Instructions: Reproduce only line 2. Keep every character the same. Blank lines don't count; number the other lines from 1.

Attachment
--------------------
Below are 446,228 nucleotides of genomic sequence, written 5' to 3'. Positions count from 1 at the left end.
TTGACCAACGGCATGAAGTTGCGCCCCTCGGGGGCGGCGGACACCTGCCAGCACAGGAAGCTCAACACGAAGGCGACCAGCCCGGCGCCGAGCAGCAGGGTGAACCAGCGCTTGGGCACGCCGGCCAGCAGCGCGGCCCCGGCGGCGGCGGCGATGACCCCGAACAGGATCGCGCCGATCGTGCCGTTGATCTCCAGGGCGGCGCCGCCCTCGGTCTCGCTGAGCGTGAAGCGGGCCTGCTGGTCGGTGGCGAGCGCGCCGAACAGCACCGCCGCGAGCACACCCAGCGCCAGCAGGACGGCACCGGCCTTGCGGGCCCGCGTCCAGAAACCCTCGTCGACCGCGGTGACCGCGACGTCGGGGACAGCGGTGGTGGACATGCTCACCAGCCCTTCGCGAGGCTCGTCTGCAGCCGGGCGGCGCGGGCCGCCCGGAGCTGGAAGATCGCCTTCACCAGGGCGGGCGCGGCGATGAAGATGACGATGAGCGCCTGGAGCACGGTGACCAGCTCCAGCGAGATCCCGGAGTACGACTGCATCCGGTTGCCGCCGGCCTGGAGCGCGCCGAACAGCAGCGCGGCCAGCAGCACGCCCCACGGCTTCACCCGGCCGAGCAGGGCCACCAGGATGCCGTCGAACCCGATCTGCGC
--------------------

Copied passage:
TTGACCAACGGCATGAAGTTGCGCCCCTCGGGGGCGGCGGACACCTGCCAGCACAGGAAGCTCAACACGAAGGCGACCAGCCCGGCGCCGAGCAGCAGGGTGAACCAGCGCTTGGGCACGCCGGCCAGCAGCGCGGCCCCGGCGGCGGCGGCGATGACCCCGAACAGGATCGCGCCGATCGTGCCGTTGATCTCCAGGGCGGCGCCGCCCTCGGTCTCGCTGAGCGTGAAGCGGGCCTGCTGGTCGGTGGCGAGCGCGCCGAACAGCACCGCCGCGAGCACACCCAGCGCCAGCAGGACGGCACCGGCCTTGCGGGCCCGCGTCCAGAAACCCTCGTCGACCGCGGTGACCGCGACGTCGGGGACAGCGGTGGTGGACATGCTCACCAGCCCTTCGCGAGGCTCGTCTGCAGCCGGGCGGCGCGGGCCGCCCGGAGCTGGAAGATCGCCTTCACCAGGGCGGGCGCGGCGATGAAGATGACGATGAGCGCCTGGAGCACGGTGACCAGCTCCAGCGAGATCCCGGAGTACGACTGCATCCGGTTGCCGCCGGCCTGGAGCGCGCCGAACAGCAGCGCGGCCAGCAGCACGCCCCACGGCTTCACCCGGCCGAGCAGGGCCACCAGGATGCCGTCGAACCCGATCTGCGC